New York Businesses Get H1N1 VaccineBy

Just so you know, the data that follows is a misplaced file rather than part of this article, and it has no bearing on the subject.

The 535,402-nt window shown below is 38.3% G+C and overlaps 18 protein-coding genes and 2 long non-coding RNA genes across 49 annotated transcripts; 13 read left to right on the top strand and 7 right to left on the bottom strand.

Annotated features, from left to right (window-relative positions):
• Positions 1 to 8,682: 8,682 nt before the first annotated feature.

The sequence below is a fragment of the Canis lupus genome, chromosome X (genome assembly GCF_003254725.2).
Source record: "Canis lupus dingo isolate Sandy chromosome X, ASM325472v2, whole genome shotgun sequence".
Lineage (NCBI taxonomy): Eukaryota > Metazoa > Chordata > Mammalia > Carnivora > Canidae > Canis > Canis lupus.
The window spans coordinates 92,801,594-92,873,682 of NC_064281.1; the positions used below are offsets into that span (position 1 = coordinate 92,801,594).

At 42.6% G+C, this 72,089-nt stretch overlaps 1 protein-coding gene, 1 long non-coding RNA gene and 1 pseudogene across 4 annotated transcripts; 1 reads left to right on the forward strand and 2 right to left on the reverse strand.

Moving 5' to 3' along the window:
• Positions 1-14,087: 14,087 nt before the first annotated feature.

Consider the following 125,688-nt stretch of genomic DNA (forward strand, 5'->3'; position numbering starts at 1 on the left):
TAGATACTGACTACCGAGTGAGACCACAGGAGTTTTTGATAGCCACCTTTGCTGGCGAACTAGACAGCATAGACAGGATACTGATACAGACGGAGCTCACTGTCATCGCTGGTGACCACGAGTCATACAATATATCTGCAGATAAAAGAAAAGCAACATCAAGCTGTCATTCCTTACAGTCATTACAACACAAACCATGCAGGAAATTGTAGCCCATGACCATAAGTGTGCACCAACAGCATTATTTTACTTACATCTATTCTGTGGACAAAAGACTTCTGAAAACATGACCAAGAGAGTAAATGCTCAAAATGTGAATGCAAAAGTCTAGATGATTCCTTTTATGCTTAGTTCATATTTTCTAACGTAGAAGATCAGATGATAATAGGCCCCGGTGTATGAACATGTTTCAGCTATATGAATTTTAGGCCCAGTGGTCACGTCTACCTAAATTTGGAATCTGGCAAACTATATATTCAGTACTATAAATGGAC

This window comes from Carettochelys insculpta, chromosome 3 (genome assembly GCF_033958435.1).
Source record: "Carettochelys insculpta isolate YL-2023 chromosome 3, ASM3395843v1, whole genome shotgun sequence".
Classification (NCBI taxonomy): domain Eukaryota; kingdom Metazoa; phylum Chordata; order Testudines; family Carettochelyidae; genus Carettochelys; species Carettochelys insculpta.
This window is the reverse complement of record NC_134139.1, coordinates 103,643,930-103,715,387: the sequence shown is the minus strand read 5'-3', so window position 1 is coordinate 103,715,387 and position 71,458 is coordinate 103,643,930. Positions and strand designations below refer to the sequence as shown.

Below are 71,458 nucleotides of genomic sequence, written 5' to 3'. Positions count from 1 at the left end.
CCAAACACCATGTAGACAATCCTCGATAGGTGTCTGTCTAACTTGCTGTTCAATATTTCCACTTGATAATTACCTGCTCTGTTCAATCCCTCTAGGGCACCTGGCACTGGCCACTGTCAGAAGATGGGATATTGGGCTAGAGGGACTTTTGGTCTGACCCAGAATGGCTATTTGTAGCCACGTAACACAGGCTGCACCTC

To the list of hundreds of schools, hospitals, and community health centers that have received limited allocations of the H1N1 swine flu vaccine, you can now add some of New York's largest employers. In the past week or so 13 companies, including Citigroup (C) and Goldman Sachs (GS), have begun receiving small quantities of the vaccine, according to city health authorities. Citigroup has been supplied with 1,200 units and Goldman with 200, says Jessica Scaperotti, press secretary for the Department of Health & Mental Hygiene. The agency has so far approved orders by 29 employers—including 16 that have yet to receive any vaccine—after they were cleared by the U.S. Centers for Disease Control & Prevention (CDC). Big employers that have received or are scheduled to receive vaccine so far include Time Warner (TWX), JPMorgan Chase (JPM), Memorial Sloan-Kettering, New York Presbyterian Healthcare System, and New York University. Health-care workers at those employers are bound by the CDC to distribute the vaccine only to populations deemed to be at high risk of developing serious complications from swine flu: pregnant women, children and young people aged 6 months to 24 years, people who live with or provide care for infants under 6 months (who cannot be vaccinated), people aged 24 to 64 with medical conditions that put them at higher risk for flu-related complications, and health-care workers and emergency medical personnel. A spokeswoman for Goldman, who asked not to be named, said the company had just received the vaccine and did not yet have information as to how it would be distributed, saying that Goldman will supply vaccine only to those who qualify as high-risk, per the CDC requirements. Citigroup had not responded with a comment as of the evening of Nov. 2. Large Employers' Early PreparationsAccording to the city, Goldman has requested 5,300 doses. Only the company's two Manhattan locations are eligible to receive the vaccine because Goldman's other regional offices lack on-site health units, the spokesperson said. So far, only the 85 Broad St. location has received vaccine. The spokeswoman said the company knows of no employee who has fallen ill with swine flu, "but obviously you have to be prepared." Like many large employers, Goldman Sachs has been preparing to deal with swine flu for months. "In addition to the internal planning effort, we have been actively engaged with key firms in our supply chain, industry peers, regulators and exchanges, and local health authorities to ensure mutual support and coordination of efforts," the company said in a public statement on May 6. "It's not that they received it over someone else, it's that they placed an order…This is not out of the ordinary," says Scaperotti of the city's health office. "A lot of businesses hold vaccination programs for their employees. These locations are important vehicles for vaccinating people." New York has a comprehensive vaccination program for schoolchildren, Scaperotti says. It is currently vaccinating pupils in elementary schools and will begin weekend vaccination clinics for middle- and high school kids next weekend. Any New Yorkers who do not have primary-care physicians can go to the city's vaccine locator Web site to find vaccination sites in their communities. New York Is Still OrderingResponsibility for developing individual vaccination plans normally falls to the states, which place all swine flu vaccine orders for registered health-care providers with the CDC. But New York's five boroughs fall under the jurisdiction of the city's Health & Mental Hygiene Dept. McKesson (MCK), a San Francisco-based health-care services and IT company, distributes all vaccination doses and the ancillary medical supplies that health providers need to administer them. The ordering system is designed to ensure that people who fall into federally recognized risk groups get priority access to available supplies, Scaperotti says. Eligible providers receive vaccinations in small amounts on a rolling basis as the requested formulations—injections, nasal spray, and so forth—become available. "We have not yet placed complete orders for everyone who has put in [a request]," she says. When the swine flu vaccine started becoming available this fall, the agency directed all available doses to pediatricians, obstetrician/gynecologists, community health centers, and public and private hospitals. As the supply grew in recent weeks, Scaperotti says, the department placed additional small orders for providers that serve adults, both in private practice and in community settings such as employee health centers. The gap between supply and demand for the vaccine is diminishing: As of Oct. 30, 26.6 million doses were available—10.5 million more than had been available a week earlier. Still, fears persist of vaccine shortages that could leave those at risk vulnerable. The swine flu vaccine is "not nearly as available as we would like," said Dr. Thomas R. Frieden, the CDC director, at an Oct. 30 press conference. At High Risk: 42 Million AmericansThere were more than 440,000 laboratory-confirmed cases of H1N1 and more than 5,700 deaths reported as of Oct. 25 to the World Health Organization, which declared the outbreak a global pandemic in June. But because many countries have stopped counting individual cases, particularly when the effects have been milder, WHO says it's likely the actual count is significantly higher. Teenagers and young adults continue to account for the majority of cases around the world, while WHO says pregnant women are 10 times more likely than the general population to check into an intensive care unit. In a typical flu season, 90% of the deaths occur in the over-65 demographic, whereas the swine flu pandemic has taken the opposite course. "This is a younger people's flu," Frieden noted. On Oct. 23, President Barack Obama declared a national emergency. The White House said the move was largely procedural, unrelated to any indications that the pandemic was growing more severe. There are approximately 42 million people in the U.S. who qualify as members of the highest-risk subgroups with priority access to the swine flu vaccine, according to the CDC. "We decided early on that we would look to health-care providers in the state as the best way to get the vaccine out as quickly as possible to those groups in high priority by the CDC," says Claire Pospisil, spokesperson for the New York State Health Dept. "Eventually there will be enough vaccine for everyone that wants one, but initially—because H1N1 is affecting [the aforementioned groups] at much higher risk than the general population—it makes sense to get them the vaccine first."